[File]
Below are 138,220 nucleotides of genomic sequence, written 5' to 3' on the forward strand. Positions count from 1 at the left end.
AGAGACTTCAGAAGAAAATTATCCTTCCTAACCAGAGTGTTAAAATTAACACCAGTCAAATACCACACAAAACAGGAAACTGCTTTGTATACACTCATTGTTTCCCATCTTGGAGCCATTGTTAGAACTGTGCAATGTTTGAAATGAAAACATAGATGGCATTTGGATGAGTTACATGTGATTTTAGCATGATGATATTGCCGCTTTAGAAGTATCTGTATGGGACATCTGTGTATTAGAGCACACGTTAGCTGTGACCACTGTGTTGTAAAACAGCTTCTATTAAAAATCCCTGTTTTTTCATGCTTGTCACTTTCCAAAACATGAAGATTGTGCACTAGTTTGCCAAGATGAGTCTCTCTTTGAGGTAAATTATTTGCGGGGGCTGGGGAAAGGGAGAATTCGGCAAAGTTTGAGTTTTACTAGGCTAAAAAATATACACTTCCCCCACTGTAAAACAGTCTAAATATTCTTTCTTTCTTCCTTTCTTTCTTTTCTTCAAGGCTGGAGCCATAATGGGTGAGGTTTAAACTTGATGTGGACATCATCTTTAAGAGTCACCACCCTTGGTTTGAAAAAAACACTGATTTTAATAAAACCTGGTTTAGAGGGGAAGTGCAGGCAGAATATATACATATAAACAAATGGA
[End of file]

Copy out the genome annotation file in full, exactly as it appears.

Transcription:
Below are 138,220 nucleotides of genomic sequence, written 5' to 3' on the forward strand. Positions count from 1 at the left end.
AGAGACTTCAGAAGAAAATTATCCTTCCTAACCAGAGTGTTAAAATTAACACCAGTCAAATACCACACAAAACAGGAAACTGCTTTGTATACACTCATTGTTTCCCATCTTGGAGCCATTGTTAGAACTGTGCAATGTTTGAAATGAAAACATAGATGGCATTTGGATGAGTTACATGTGATTTTAGCATGATGATATTGCCGCTTTAGAAGTATCTGTATGGGACATCTGTGTATTAGAGCACACGTTAGCTGTGACCACTGTGTTGTAAAACAGCTTCTATTAAAAATCCCTGTTTTTTCATGCTTGTCACTTTCCAAAACATGAAGATTGTGCACTAGTTTGCCAAGATGAGTCTCTCTTTGAGGTAAATTATTTGCGGGGGCTGGGGAAAGGGAGAATTCGGCAAAGTTTGAGTTTTACTAGGCTAAAAAATATACACTTCCCCCACTGTAAAACAGTCTAAATATTCTTTCTTTCTTCCTTTCTTTCTTTTCTTCAAGGCTGGAGCCATAATGGGTGAGGTTTAAACTTGATGTGGACATCATCTTTAAGAGTCACCACCCTTGGTTTGAAAAAAACACTGATTTTAATAAAACCTGGTTTAGAGGGGAAGTGCAGGCAGAATATATACATATAAACAAATGGA